Many valuation reports give you a number, but don’t answer the following question: Would a buyer actually pay you that amount for your business? Our valuation acts as a first layer of due diligence and gets to some of the primary “sellability” issues associated with your business.

What if the value seems too low to me?

It’s not uncommon for business owners to think their business is worth more than it really is to a buyer. There are a number of reasons for this, including the belief that you should be adequately compensated for all of the blood, sweat and tears that you’ve put into your business over the years.

For better or worse, the value of your business will be judged by its financial performance and future viability without you at the helm. There are a number of ways you can bolster the value of your business. We love working with clients for two to three years prior to selling a business so that we can put some measures in place that will get you maximum value and attract strong offers from buyers.

Do I need to have a business valuation done if I'm ready to sell now?

Even if you’re ready to sell yesterday, it’s still beneficial to go through a mock due diligence exercise like our business valuation before jumping out into the marketplace. Our business valuation will help you anticipate what buyers are likely to offer you for your business in terms of a purchase price, as well as what questions they are likely to raise. The more you can prepare yourself and your business for the scrutiny of a buyer, the higher your chances of getting a successful deal closed.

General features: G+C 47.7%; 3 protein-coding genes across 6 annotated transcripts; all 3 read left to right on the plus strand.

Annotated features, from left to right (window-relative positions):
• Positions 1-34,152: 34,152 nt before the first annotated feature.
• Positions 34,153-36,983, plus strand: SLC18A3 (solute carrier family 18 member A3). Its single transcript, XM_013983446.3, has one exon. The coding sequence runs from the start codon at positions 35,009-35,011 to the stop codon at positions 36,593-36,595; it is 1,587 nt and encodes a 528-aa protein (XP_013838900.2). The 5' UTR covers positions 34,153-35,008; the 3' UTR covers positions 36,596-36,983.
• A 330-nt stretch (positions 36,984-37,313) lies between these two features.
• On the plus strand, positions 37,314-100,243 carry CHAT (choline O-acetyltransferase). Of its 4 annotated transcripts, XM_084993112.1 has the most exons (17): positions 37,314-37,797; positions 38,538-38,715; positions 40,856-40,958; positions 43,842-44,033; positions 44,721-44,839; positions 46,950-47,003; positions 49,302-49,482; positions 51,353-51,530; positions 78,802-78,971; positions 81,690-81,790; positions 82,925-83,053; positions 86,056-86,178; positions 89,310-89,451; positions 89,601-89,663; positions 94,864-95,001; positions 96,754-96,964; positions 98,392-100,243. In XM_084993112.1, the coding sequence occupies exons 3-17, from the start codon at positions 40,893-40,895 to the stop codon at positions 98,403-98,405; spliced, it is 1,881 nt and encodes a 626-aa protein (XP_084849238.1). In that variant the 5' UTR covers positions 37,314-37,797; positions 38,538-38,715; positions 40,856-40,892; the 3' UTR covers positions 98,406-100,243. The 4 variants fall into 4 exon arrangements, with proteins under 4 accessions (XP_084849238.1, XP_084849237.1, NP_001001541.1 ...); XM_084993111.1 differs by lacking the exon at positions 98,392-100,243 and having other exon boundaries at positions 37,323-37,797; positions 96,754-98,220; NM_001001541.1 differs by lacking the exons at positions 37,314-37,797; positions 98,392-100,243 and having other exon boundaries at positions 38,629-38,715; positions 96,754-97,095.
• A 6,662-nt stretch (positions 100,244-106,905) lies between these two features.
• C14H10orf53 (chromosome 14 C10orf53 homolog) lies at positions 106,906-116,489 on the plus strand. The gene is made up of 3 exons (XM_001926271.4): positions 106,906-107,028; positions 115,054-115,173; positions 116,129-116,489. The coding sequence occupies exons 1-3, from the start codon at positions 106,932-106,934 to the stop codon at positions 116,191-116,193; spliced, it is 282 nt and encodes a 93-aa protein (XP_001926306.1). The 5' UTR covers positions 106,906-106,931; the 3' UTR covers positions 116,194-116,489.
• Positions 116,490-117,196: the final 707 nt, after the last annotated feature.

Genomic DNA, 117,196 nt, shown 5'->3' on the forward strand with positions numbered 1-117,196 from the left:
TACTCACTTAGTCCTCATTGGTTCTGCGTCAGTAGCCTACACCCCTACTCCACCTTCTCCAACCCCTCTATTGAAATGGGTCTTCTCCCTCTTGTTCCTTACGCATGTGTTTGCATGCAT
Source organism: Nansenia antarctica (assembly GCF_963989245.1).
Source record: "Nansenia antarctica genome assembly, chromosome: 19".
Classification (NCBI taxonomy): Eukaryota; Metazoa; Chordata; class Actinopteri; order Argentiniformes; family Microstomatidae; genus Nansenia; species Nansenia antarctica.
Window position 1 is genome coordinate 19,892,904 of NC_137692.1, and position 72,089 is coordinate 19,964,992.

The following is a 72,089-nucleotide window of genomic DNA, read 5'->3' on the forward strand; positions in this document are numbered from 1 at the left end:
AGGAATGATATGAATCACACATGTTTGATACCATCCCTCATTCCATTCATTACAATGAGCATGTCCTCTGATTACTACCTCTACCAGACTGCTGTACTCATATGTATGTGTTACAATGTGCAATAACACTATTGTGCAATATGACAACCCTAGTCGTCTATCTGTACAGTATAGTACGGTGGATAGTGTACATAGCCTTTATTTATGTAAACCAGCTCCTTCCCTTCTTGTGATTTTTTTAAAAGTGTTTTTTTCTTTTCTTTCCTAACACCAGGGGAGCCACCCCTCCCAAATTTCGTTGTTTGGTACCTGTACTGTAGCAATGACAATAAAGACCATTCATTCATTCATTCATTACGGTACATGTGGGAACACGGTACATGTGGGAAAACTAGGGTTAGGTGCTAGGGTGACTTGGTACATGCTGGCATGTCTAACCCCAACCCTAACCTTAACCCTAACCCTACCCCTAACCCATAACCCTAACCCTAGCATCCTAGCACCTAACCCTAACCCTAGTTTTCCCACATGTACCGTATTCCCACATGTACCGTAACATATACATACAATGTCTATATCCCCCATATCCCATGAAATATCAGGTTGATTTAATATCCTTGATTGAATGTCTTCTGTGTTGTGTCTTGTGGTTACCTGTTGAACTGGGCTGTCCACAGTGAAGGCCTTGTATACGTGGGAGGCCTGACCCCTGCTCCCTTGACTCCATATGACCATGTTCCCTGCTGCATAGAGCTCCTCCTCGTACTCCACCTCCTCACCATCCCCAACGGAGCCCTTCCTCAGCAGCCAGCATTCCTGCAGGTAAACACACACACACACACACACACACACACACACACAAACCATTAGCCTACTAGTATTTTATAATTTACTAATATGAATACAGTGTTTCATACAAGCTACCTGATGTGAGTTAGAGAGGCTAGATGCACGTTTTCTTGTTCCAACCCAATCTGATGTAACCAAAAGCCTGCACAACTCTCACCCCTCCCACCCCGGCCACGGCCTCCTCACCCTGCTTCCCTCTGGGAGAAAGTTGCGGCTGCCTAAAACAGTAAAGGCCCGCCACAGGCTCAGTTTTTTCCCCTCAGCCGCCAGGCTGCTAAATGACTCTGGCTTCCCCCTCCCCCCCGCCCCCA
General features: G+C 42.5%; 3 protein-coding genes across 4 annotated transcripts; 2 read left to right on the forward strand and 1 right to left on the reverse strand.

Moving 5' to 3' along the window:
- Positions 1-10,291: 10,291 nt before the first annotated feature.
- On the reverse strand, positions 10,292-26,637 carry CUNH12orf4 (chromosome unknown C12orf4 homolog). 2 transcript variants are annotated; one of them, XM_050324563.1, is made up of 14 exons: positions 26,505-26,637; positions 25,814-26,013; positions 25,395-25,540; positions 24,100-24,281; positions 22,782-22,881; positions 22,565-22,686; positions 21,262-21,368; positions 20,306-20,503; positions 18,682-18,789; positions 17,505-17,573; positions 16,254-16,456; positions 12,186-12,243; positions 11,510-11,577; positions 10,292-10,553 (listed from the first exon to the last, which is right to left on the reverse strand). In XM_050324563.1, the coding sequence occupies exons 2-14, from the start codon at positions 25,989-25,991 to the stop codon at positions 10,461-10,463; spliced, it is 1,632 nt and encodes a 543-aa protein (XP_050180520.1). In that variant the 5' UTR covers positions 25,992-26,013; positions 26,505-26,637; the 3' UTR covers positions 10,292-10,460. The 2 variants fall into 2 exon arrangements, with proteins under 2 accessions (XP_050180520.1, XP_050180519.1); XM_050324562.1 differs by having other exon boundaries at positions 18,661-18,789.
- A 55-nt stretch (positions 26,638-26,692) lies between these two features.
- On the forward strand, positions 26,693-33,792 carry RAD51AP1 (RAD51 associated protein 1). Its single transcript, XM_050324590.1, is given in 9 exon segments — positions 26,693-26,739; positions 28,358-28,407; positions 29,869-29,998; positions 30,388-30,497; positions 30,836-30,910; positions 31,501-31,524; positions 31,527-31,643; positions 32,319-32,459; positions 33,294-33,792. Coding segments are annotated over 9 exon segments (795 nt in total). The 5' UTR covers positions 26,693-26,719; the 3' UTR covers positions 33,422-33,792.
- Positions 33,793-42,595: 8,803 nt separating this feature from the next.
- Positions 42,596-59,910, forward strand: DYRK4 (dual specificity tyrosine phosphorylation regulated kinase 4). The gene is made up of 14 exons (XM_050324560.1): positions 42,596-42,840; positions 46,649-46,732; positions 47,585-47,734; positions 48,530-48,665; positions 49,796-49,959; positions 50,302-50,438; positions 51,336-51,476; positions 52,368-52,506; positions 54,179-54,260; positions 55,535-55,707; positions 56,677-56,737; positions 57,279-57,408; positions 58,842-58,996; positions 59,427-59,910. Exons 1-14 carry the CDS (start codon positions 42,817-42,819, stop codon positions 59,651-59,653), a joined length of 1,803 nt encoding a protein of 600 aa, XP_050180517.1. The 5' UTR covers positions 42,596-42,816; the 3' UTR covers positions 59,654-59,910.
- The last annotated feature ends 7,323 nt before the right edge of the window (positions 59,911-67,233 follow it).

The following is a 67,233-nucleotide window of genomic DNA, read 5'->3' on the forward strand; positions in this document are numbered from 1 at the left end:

Is the Allan Taylor & Co. business valuation certified?

No, our business valuations are not certified. We use a real-world buyer simulation that you can use to help you make decisions about selling your business — now or in the future — and give you some insight into what drives value in your business, and what detracts from it. Our business valuation is not meant to be used in instances that require a certified business appraisal.

What if I need a certified business valuation?

If you’ve been told that you need a certified business valuation, we would be happy to recommend a number of specialists that you can choose from. Just shoot us an Email and we’ll send you a list of capable providers.

How often should I have a business valuation done?

We recommend that all business owners get a valuation done at least every two years. Your business is your most valuable asset, and there are a whole host of reasons why you should know what it’s worth at all times.

What is the cost of your business valuation?

Our typical fee for an Opinion of Business Value & Sellability for one entity is $2,500. Turn-around time is approximately three to four weeks after we receive all of the information requested.

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As a businessman who has purchased and sold numerous businesses, I can attest to the quality marketing materials that Allan Taylor produces to represent their clients in the market place. They are spot on accurate and elegantly produced. – Hank Bird, VP of Pinnacle Packaging, Inc.